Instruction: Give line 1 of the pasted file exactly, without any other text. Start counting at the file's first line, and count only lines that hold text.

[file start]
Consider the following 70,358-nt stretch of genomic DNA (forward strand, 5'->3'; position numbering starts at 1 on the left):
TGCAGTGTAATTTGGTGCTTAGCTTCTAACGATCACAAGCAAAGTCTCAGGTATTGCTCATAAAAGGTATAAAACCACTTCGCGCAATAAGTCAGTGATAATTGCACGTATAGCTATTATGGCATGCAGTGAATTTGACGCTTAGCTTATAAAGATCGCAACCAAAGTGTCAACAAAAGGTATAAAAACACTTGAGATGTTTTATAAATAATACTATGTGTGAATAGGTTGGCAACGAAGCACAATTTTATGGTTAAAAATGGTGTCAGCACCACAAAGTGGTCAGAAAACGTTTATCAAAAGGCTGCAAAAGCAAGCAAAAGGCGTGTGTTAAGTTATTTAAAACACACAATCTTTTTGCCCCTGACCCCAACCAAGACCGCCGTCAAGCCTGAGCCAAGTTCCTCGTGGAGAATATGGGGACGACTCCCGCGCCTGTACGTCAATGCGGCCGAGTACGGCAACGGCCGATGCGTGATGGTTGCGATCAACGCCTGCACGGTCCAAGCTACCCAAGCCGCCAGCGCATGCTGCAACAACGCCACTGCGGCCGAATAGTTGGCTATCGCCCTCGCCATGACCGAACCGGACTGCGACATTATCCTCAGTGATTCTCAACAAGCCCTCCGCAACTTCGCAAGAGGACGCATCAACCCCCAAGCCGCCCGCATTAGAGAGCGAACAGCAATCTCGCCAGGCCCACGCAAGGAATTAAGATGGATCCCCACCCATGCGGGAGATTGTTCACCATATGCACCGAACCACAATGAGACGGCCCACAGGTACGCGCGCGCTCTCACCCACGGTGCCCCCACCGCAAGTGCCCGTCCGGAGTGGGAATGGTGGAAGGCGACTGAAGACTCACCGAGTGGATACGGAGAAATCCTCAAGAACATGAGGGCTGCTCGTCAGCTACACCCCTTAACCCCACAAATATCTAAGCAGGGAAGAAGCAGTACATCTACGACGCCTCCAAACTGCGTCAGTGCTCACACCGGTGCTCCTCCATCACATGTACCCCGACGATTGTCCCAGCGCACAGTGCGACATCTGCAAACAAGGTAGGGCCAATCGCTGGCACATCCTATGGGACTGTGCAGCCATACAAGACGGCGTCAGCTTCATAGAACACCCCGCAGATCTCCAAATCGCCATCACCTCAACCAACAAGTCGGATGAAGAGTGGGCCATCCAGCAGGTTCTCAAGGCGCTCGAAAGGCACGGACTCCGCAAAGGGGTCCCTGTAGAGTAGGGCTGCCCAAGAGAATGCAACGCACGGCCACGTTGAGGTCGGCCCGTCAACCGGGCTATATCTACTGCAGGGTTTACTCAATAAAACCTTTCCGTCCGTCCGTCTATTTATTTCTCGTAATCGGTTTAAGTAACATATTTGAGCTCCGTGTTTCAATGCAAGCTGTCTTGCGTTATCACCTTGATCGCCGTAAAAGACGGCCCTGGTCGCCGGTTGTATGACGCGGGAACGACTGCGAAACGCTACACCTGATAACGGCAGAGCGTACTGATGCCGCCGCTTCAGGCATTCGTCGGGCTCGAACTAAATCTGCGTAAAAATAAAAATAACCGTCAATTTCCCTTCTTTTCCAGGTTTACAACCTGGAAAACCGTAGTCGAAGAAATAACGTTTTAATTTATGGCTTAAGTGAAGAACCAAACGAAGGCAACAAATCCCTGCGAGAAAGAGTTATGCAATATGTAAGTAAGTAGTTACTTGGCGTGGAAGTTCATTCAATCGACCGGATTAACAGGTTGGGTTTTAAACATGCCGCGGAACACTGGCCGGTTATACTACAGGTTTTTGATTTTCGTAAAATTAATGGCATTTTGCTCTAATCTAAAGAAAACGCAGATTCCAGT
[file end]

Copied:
Consider the following 70,358-nt stretch of genomic DNA (forward strand, 5'->3'; position numbering starts at 1 on the left):